What this study has also led to is trying to design envelope immunogens that express similar pieces of conserved epitopes that would be present on every HIV virus. And that is where Sather’s latest research comes into play. Sather and his research group have identified that a human subject had developed antibodies to the CD4 binding site epitope, and they decided to use the immunogens to see if they could target an antibody response there as the epitope is present on every virus, no matter where it comes from or who it comes from.

“The direction of my laboratory is actually two-fold. We work on the design and testing, pre-clinical testing, of HIV Envelope immunogens, but we also study natural antibody responses to the Envelope protein in HIV-1 infected subjects,” says Sather. “And the idea is that we don’t know quite yet what a protective antibody response looks like, and so we are studying humans that developed broadly neutralizing antibodies to HIV-1.  This information, together with the tremendous effort of other research groups in identifying broadly neutralizing antibodies to HIV, is used to guide the design of Envelope immunogens that can be used as vaccines. And hopefully these vaccines can re-elicit similar antibodies in a person who is not infected, which then will fight off infection if they are exposed to HIV-1.”

The research team, in late January, identified two HIV-1 envelope immunogens that elicit broadly neutralizing antibodies when introduced into a vaccine. The research was published in PLOS ONE. The HIV-1 envelope protein immunogens were derived from an elite neutralizer, an individual with an unusually potent antibody response effective against the majority of HIV subtypes. Through animal models involving rabbits, the researchers identified two envelope immunogens that elicited cross-reactive binding antibodies to the variable regions 1 and 2 (V1/V2) region of the envelope protein and induced antibodies capable of neutralizing an array of HIV from different subtypes.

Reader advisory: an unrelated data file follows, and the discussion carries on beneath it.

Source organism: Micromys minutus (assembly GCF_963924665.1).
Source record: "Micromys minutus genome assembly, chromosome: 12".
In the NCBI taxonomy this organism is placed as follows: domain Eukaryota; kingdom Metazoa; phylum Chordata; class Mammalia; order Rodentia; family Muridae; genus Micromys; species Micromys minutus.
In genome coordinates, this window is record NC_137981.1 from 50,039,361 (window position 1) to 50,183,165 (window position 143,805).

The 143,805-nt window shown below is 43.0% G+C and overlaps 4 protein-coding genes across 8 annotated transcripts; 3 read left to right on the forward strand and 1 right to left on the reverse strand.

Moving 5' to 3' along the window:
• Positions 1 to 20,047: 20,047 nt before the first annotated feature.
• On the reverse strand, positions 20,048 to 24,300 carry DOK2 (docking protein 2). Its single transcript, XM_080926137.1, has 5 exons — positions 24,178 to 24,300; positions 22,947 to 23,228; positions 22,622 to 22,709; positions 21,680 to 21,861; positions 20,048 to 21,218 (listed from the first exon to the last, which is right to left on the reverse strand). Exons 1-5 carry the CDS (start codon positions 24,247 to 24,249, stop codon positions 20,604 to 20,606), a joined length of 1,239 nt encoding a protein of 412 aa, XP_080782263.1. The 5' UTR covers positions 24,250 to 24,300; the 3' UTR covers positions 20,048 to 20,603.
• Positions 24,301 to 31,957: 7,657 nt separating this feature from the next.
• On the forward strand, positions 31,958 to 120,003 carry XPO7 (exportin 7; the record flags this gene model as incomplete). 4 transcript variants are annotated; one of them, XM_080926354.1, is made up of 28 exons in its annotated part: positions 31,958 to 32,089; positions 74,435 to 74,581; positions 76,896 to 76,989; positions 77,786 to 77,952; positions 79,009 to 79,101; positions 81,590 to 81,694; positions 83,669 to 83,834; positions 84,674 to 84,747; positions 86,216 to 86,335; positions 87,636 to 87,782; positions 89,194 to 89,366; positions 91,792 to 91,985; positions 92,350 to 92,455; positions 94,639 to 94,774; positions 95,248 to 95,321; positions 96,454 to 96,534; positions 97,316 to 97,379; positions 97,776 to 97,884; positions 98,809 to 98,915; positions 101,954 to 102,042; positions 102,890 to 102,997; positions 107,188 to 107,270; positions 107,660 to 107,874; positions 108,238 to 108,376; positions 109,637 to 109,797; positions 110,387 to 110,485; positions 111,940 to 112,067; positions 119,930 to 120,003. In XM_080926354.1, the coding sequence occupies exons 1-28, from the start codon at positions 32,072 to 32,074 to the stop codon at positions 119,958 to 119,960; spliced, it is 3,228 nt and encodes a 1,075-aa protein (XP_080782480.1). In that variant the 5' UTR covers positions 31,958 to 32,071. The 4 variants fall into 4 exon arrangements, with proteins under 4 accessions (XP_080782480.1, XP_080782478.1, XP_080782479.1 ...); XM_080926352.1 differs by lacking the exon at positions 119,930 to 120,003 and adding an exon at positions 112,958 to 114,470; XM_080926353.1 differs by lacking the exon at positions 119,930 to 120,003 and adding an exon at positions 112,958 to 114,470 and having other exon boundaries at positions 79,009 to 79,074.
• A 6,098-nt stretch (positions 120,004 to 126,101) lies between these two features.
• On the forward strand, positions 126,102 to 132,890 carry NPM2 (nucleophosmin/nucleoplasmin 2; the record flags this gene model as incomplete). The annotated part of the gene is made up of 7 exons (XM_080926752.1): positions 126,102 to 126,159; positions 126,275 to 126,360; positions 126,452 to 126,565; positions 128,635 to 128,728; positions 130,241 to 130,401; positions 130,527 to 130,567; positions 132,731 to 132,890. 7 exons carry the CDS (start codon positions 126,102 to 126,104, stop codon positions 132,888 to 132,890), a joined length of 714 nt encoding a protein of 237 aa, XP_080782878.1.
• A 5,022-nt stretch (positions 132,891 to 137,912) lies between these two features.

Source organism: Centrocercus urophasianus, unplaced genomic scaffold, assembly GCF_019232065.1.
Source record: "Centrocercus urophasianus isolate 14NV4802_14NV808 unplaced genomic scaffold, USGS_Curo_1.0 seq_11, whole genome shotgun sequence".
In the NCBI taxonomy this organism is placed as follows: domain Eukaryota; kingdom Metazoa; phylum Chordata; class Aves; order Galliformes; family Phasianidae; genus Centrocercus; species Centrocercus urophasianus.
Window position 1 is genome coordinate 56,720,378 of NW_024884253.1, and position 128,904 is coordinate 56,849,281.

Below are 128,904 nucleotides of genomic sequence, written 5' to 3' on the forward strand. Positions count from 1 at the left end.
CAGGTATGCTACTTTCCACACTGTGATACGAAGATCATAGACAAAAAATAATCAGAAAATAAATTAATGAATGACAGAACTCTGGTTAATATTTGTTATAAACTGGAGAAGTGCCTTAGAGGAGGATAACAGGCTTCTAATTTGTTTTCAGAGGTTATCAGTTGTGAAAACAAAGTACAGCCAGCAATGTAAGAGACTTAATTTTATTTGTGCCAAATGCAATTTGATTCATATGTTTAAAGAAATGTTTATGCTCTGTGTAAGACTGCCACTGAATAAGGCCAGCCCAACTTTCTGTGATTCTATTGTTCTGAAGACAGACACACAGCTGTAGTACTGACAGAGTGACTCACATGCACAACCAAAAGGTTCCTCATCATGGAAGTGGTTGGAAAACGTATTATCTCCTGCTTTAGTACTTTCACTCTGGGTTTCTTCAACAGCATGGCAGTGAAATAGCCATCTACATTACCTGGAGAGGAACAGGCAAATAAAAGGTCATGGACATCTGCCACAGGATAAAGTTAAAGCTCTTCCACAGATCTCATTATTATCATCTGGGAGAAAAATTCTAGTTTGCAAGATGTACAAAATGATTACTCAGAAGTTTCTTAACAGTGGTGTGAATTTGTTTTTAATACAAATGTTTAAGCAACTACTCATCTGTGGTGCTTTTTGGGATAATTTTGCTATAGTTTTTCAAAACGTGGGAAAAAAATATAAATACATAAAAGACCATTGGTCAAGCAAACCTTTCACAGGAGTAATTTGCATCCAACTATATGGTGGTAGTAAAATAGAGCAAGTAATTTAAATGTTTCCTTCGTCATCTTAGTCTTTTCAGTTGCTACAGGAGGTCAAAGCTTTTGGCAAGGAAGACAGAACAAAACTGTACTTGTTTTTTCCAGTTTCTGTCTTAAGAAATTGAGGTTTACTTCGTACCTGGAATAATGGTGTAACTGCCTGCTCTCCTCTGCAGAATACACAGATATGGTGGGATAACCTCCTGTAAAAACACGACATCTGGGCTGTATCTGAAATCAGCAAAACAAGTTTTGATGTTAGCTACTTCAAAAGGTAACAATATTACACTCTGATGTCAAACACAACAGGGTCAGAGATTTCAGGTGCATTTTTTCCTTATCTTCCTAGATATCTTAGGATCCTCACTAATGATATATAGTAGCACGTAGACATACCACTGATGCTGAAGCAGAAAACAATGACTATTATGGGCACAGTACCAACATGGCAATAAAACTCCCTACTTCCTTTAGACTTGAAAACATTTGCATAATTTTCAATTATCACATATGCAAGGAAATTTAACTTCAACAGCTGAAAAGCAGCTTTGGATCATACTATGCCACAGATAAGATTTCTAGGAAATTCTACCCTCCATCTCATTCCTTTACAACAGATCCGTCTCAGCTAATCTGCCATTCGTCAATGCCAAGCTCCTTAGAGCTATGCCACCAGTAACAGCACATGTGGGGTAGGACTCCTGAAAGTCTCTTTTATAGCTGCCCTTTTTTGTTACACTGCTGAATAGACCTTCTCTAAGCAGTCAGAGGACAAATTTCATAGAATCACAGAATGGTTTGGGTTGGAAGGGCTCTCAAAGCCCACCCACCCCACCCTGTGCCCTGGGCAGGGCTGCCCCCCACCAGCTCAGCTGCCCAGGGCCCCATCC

“We believe, that in the field moving forward, broadly neutralizing antibodies are likely going to have to be one of the critical components of any HIV vaccine,” says Sather. “And based on the RV144 findings, we believe that these V1/V2 antibodies could be very advantageous in helping with protection.”

The laboratory’s future plans are to use each pre-clinical trial as an iterative process to learn what the team can better do to create immunogens. One of the things that the team learned with the recent two envelope immunogens is that they need to work on increasing the potency and broadly neutralizing activity.

“The V1/V2 activity is great and there is some broadly neutralizing activity,” says Sather. “But we could do better.”

What the team has done is re-designed the immunogens and modified them in specific ways based on what it known in the literature about antibody binding and responses in humans in other trials. And what they are trying to do now is work on the broadly neutralizing antibody side to increase that. “These studies will be going on shortly,” says Sather.

The team has re-designed and produced these immunogens as soluble vaccines and they now are entering a new round of pre-clinical trials.